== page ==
When I was 16, I travelled to Brazil as part of a World Challenge Expedition through school with 13 other pupils and 2 of our teachers. I found my diary I wrote at the time recently, so have decided to edit it, remove some of the 16-year old me random thoughts, and write it up. To travel there, we had to fundraise the £2770 per person in the 2 years leading up to the trip and then plan and organise everything ourselves while we were there, supervised by our 2 teachers.
After finishing our Main Trek, we were a bit annoyed that we had to get up early to get the bus to Rio de Janeiro. At least we could sleep on the bus. Somehow, we managed to forget to pay the hotel so they ran after us and caught us before we got on the bus.
Rio de Janeiro definitely beats São Paulo. São Paulo reminds be a bit of Berlin- even when the sun shines on it, it still appears a bit grey and dull. Once in Rio, we caught a public bus to our hostel in Ipanema. We’d had a lot of people tell us that Rio is dangerous, but it was hard to think that when it looks so friendly. The only hassle we had was from people selling us things, which we’d had everywhere.
We arrived at the hostel and first impressions were good. Until we found out that we would be sharing rooms with strangers and that it wasn’t R$40 per room, but per person. Which was still quite cheap, but not what we’d been expecting! A few of us rang around some other hotels to see if we could change the next night, but we couldn’t.
Everybody’s morale was a bit low because we only had R$1500 (£300) left of our budget. Jane got permission to cash in the airport tax, which we didn’t need anymore. Mike and Jane (teachers) decided we needed cheering up so booked us into a posh restaurant- an all you can eat meat place for R$17.50 PP (£3.50)- a huge amount per person compared with our usual standards! Some people tried to persuade the bouncer on the bar next door that we were all over 18, but it didn’t work so we went back to the hostel.
I was leader again today and the plan was to go to Sugarloaf Mountain and then Christ Redeemer. We saw a place which sold football shirts on the way to the bus, so we dived in there for a look. They wouldn’t budge on price though, and they were expensive, so we left it.
We got to Sugarloaf at around lunchtime, so caught the cable car part way up, ate lunch and then carried on to the top. The view was brilliant- you could see all the islands in the sea and could see for miles.
Photo: View from Sugarloaf Mountain, looking towards Christ Redeemer.
Photo: Copacabana Beach.
Photo: View from Sugarloaf Mountain
Back at the bottom, we got the bus to Christ Redeemer and paid for the train up rather than walking. This view was even better than Sugarloaf. You could see right along the coast. We had to walk up some stairs to see the actual statue, which were steep, but it was so worth it.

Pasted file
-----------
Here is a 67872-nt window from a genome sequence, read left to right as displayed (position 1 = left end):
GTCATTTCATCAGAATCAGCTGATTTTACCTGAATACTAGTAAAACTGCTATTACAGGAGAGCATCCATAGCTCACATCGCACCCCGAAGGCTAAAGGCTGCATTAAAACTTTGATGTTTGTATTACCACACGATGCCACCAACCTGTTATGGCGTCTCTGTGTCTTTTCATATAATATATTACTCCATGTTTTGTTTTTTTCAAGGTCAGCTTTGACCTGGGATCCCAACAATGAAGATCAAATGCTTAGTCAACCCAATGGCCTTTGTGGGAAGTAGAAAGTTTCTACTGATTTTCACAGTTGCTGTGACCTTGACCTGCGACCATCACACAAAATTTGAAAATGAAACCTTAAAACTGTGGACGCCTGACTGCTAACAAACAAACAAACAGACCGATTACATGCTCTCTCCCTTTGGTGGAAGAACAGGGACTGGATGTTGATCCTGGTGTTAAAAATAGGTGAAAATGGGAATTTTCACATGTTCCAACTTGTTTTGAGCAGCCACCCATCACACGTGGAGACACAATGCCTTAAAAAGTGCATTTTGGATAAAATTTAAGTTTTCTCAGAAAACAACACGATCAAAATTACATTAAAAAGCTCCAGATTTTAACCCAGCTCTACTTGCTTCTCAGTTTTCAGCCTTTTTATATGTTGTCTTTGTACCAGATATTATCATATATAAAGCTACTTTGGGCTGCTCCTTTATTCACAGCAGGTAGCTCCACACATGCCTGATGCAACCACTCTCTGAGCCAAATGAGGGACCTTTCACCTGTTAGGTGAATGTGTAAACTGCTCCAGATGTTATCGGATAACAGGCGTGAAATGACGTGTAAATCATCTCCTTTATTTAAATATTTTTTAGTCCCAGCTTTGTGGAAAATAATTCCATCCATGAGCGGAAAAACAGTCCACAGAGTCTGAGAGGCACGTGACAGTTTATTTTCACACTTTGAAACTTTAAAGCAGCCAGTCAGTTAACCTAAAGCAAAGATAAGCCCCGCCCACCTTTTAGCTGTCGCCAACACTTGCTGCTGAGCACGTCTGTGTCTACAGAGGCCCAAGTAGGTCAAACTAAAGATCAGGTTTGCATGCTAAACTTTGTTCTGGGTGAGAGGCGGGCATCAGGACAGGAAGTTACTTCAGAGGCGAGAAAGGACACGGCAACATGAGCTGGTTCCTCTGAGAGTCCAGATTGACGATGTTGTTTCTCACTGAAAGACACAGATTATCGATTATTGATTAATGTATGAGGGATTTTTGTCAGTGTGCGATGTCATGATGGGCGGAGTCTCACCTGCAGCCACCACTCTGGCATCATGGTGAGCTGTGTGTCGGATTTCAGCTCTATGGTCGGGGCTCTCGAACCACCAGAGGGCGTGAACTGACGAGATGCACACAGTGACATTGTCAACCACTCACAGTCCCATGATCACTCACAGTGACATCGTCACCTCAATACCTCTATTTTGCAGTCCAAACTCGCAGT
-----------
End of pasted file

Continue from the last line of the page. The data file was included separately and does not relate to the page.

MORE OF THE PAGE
It was huge. The view from the bit with the statue of Christ Redeemer is pretty much 360 degrees, and you could see the Serra dos Órgãos National Park, where we did our acclimatisation trek a month ago, about 1.5 hours drive away. We stopped there until it was dark and the lights came out, which made the whole city look like it was moving.
Photo: View from Christ Redeemer
Photo: Team Photo at Christ Redeemer.
Johnny managed to lose his train ticket, but Becky persuaded the guard that he’d already been through and had come back to look for someone else who had gone to get food. Which wasn’t a complete lie, someone who looked like Johnny had gone back through the barrier, but it was actually Dave (his identical twin).
We ended up having an expensive Italian meal for dinner, with really nice puddings. I have to say, I’ve missed pudding and chocolate! We found somewhere on the way back to the hostel to buy football shirts.
Our last full day in Rio, and Brazil! It didn’t feel like we were going to go home though. A few of us went to the Rio Sul Shopping Centre on the very edge of Copacabana. There were 4 levels of shopping, which we definitely don’t get back home. We spent loads of our own money because we had a lot left, and it’s not easy to change back into pounds. Then we walked back along Copacabana beach. We wanted to go swimming but we’re not allowed to without Mike or Jane there.
We were told that Mike and Jane would be cooking for us this evening but no-one seemed to be around. At 5, Jane appeared and told us to get ready and took us out for dinner, which was really nice of her. After that, we went to a football match in the Maracanã- São Paulo v Rio. We decided to support Rio. They won 2-0. They had samba drums which was great to listen to.
We woke up quite early and packed while some of the others were still asleep. Andrea and I went for a walk along the beach- I paddled a bit and Andrea sunbathed. Then we had to check out of the hostel and get to the airport. Now we knew we were going home, we just wanted to get home. We flew from Rio to Madrid, where we had quite a long lay over. It was early in the morning in Madrid when we got there, but the middle of the night for us. So we were shattered but couldn’t really sleep. Jane and Mike made us do video diaries while we were waiting, where, looking back, we all look pretty knackered. Our next flight was to Heathrow, where we had one last team photo before some of us were picked up and the rest flew back to Manchester. I slept for about a day when I got back, but I found it hard to sleep alone, since the last 5 weeks I’d been sharing a room with at least 2 other room mates! It was also weird having more clothes to choose from- we’d taken 2 pairs of trousers, 2 vests, 2 t-shirts and a pair of shorts for the 5 weeks away and that was pretty much it! I loved my time away and definitely want to go back to Brazil at some point in the future.
Banner Photo: Getyourguide.com